Name: Keichousaurus
Pronounced: Kay-Choo-Saw-Russ
Classification: Nothosauroidea
Sub-family: Keichousauridae
Temporal Range: Middle to Late Triassic (240-225 Mya)
Length: 0.3 metres


– Discovery: 
Keichousaurus is unique in that it is one of the only known nothosaurs found exclusively in Asia. The first known fossil was recovered in 1958 from the Chinese town of Guizhou by paleontologist Chung Chien Young. Young was very much a pioneer of vertebrate paleontology in China and he is highly regarded as one of the most respected geologists in Asia. His research into dinosaurs and other prehistoric life helped to elevate China’s importance within the paleontology world.

– Description: Keichousaurus was a tiny nothosaur, with fully grown specimens measuring just 30 centimetres in length. It is one of only two nothosaurs classified within the keichousaurid sub-family and indeed, looked distinctively different from its nothosaur relatives. It had a very small head and a short snout but a lengthy, serpentine-like neck that would have been used to capture small, agile fish. This distinctive neck meant Keichousaurus looked more like a miniature plesiosaur and some believe that Keichousaurus is in fact a direct ancestor, or at least an ancestral form, of the later giant plesiosaurs.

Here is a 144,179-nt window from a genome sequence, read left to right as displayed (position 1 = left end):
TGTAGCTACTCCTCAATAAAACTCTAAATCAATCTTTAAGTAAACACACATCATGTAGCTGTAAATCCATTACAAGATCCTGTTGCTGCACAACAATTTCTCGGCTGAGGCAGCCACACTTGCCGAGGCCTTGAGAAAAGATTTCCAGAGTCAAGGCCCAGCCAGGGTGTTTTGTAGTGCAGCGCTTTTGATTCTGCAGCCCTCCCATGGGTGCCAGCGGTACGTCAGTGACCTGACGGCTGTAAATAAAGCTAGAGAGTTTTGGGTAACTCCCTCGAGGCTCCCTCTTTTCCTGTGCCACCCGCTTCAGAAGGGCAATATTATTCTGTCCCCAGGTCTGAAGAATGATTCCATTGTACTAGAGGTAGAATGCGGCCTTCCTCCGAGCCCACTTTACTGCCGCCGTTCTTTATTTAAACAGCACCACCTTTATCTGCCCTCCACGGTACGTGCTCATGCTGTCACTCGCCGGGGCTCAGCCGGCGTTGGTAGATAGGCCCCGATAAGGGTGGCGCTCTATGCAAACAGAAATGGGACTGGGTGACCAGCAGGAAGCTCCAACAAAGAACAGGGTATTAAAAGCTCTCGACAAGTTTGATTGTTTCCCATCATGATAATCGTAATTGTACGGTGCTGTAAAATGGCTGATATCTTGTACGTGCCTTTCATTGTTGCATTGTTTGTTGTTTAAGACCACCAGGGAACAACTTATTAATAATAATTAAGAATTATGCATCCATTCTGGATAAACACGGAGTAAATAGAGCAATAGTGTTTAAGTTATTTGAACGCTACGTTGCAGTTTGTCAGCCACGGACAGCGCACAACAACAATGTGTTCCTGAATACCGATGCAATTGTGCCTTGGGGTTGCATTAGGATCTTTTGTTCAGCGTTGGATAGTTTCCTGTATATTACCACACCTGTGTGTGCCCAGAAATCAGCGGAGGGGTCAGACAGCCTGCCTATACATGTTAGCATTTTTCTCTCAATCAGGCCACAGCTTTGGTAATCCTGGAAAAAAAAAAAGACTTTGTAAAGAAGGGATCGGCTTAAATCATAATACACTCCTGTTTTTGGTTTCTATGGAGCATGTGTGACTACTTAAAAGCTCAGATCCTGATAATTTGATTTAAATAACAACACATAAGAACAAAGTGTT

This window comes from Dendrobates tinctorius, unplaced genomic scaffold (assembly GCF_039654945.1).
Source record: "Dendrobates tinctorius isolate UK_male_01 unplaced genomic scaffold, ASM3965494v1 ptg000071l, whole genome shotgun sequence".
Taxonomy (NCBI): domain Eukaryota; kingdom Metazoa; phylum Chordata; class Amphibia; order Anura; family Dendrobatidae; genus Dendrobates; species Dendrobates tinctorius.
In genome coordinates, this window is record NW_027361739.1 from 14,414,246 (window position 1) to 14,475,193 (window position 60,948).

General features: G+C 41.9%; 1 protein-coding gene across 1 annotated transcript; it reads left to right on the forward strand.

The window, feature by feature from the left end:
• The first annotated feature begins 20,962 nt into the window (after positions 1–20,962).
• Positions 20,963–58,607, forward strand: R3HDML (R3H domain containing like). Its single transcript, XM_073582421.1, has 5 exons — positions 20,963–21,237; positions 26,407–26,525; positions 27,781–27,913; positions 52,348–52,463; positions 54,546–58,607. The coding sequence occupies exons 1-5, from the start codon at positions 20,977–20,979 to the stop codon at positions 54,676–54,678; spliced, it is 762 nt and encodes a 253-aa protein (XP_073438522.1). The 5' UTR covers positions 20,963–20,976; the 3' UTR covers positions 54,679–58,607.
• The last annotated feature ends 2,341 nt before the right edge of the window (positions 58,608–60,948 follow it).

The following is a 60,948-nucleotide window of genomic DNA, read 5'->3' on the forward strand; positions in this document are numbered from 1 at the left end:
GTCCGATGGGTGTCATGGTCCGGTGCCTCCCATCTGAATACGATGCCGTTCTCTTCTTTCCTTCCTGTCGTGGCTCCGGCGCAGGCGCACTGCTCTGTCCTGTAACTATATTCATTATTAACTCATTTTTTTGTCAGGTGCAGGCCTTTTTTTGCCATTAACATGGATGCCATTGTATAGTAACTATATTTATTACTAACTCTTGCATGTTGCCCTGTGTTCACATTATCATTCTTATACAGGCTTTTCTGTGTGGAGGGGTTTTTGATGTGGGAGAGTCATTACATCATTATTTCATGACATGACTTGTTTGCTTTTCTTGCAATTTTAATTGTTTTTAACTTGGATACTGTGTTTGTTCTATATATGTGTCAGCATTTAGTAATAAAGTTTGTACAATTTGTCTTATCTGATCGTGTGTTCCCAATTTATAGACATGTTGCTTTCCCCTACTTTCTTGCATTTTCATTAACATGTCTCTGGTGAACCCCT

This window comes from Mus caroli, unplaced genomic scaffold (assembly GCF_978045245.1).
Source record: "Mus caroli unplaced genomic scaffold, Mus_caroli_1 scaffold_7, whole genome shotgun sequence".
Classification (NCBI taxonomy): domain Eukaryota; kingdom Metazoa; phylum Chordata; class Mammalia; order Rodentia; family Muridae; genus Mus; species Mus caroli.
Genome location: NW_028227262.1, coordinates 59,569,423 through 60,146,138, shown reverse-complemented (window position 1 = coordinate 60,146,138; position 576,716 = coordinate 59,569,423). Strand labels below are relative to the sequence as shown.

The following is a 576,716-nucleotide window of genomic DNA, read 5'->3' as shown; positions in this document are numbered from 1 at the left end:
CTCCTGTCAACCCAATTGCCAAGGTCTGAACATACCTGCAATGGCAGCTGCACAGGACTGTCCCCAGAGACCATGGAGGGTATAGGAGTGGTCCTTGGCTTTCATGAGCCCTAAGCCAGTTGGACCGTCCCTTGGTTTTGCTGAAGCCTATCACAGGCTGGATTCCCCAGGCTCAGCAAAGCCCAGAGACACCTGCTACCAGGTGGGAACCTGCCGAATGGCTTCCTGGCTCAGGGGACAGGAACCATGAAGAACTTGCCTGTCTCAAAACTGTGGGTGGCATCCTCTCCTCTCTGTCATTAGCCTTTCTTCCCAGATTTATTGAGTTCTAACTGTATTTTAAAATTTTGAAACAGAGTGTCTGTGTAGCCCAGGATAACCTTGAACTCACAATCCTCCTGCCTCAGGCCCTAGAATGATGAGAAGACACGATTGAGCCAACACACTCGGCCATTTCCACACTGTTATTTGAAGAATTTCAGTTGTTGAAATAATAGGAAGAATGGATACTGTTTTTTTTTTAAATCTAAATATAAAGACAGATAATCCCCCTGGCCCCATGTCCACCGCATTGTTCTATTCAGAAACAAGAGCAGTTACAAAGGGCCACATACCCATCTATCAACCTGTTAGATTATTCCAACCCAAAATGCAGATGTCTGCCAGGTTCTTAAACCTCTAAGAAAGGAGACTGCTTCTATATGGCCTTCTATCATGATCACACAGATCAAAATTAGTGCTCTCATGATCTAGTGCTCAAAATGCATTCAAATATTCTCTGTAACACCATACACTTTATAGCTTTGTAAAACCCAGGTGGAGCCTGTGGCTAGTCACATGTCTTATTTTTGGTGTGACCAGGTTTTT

As well as this neck, Keichousaurus had a distinctly broad ulna. This ulna would have increased the surface area of the forelimbs, making Keichousaurus very efficient through the water. These specialised limbs likely mean that Keichousaurus was predominantly an aquatic animal, possibly more so than some of its close relatives. Each limb had five webbed digits at the end. The tail of Keichousaurus was exceptionally muscular and studies of the caudal vertebrae suggest that the tail would have been able to beat from side to side, acting as an extra mode of propulsion. The combination of powerful limbs and tail would have made Keichousaurus a highly efficient, maneuverable, underwater hunter.

A few Keichousaurus fossils have been discovered with juvenile animals within the main specimen itself. The position of these young specimens, within the mobile pelvis of the adult, suggest that they are in fact waiting to be born and this suggests that Keichousaurus was viviparous, giving birth to live young rather than laying eggs. This birthing method again reinforces the idea that Keichousaurus was primarily a marine creature.

(Restoration Source:
(Restoration Sketch Source:

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